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Moccas Woods


Denise Lloyd
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Anybody fancying a free guided walk in the countryside this Saturday would be well advised to take up this invite.  Suitable footwear advised!  

 

 

 

 

New county nature reserve opening next to Moccas Park
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The view from Moccas Hill Wood

5 days ago / Paul Broome

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FAMILIES, walkers and wildlife enthusiasts from across Herefordshire are being invited to the opening of a new county nature reserve.

Natural England has extended its invitation to attend Moccas Hill Wood on Saturday, May 21 which will be opened for the first time in living memory.

Those attending will have the chance to explore and learn more about the wildlife, landscape and history of the hilltop site, which is adjacent to the Moccas Park National Nature Reserve.

The free event will begin at 10am, and will end by 3pm. Experts will be on hand to offer guided walks where visitors can learn about the unique features of the site, or explore the site at their own pace on the family-friendly discovery trail.

After years under plantation forestry, the site is being restored to open wood pasture using designs based on Capability Brown, and ecological principles.

"This is a great opportunity for local people to explore an amazing new site and enjoy stunning views across the Herefordshire hills and Black Mountains," said Natural England's senior reserve manager, Saul Herbert.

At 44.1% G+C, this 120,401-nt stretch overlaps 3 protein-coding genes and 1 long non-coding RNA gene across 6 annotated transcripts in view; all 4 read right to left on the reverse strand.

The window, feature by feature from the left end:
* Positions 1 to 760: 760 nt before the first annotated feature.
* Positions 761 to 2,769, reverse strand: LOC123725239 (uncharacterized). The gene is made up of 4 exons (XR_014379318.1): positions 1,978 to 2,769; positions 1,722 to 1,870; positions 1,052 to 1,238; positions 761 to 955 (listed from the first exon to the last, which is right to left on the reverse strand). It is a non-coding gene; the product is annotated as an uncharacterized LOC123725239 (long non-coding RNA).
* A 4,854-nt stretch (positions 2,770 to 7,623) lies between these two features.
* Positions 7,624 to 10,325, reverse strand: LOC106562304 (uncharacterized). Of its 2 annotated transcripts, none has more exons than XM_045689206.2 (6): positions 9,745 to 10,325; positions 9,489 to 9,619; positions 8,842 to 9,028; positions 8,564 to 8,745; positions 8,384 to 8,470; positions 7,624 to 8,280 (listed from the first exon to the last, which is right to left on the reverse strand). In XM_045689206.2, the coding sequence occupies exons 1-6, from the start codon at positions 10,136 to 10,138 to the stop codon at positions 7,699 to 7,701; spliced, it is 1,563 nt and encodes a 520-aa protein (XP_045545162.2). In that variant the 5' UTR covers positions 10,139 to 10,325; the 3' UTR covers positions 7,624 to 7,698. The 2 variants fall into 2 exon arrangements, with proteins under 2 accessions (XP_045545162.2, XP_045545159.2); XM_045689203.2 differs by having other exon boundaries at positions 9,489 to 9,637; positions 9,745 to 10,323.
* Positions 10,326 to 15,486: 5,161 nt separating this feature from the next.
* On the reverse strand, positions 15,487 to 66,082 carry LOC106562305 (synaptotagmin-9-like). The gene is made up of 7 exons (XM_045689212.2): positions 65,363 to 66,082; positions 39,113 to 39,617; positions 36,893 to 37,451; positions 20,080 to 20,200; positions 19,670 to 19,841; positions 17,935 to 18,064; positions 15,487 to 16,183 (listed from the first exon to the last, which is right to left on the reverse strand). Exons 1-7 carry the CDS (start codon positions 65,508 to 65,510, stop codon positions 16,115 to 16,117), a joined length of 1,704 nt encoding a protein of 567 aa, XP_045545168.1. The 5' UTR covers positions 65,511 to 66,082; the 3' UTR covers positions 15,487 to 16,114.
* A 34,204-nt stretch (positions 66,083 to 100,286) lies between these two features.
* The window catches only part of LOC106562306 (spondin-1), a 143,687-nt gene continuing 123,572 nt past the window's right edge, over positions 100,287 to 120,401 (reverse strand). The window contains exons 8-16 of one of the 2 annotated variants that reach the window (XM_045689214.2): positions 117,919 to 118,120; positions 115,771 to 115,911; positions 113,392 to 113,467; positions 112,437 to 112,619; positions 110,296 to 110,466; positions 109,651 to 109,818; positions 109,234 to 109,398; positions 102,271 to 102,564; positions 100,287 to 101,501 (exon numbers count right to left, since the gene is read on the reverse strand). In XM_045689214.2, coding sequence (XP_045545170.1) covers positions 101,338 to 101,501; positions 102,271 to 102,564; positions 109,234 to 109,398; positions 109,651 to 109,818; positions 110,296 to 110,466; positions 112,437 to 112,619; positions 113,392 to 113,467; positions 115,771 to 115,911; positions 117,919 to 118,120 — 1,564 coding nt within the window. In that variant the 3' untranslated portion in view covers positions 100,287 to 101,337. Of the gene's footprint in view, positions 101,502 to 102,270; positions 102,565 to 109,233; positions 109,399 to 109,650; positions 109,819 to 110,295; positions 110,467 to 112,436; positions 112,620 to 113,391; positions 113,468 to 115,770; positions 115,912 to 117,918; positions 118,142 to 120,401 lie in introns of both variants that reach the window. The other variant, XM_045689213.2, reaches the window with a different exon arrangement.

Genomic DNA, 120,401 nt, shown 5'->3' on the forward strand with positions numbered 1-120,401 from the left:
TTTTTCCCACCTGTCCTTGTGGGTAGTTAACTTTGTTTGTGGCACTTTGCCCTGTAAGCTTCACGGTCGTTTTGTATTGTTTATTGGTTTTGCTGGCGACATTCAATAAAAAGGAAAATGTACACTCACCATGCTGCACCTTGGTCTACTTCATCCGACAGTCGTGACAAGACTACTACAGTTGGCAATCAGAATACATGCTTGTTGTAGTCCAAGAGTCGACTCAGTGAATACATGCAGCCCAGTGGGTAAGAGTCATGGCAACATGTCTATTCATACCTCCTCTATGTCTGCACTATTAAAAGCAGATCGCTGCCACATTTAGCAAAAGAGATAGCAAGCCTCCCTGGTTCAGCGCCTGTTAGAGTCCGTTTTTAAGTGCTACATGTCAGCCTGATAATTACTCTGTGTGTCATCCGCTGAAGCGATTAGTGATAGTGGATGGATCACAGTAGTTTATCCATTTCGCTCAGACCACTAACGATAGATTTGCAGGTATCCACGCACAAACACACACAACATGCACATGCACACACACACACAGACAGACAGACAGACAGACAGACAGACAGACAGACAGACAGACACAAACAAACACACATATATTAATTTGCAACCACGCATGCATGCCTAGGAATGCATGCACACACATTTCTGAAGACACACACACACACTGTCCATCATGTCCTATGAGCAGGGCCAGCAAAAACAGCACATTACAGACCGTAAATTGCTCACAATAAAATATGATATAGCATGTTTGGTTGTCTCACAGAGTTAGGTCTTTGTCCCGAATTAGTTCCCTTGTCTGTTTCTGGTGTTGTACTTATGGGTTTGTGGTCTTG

"But it's much more than that. We are starting work to replant the site with seedlings from the majestic veteran trees at Moccas Park National Nature Reserve, to re-create the open woodland that once covered this area.

"We hope lots of families and wildlife enthusiasts alike will join us to learn more about this site and its history, enjoy the new discovery trail and celebrate returning this stunning hilltop to its former glory."

Parking is at Moccas Park National Nature Reserve, which is on Pentre Lane in Bredwardine. A free minibus service will run all day to and from the site. Catering and toilets will also be available.

National Nature Reserves are some of the finest sites in England for wildlife and geology. They have been established to protect and manage the special wildlife habitats, species and geological features that occur there.

These features are of national and often international importance with many NNRs providing important areas for study and research.

 

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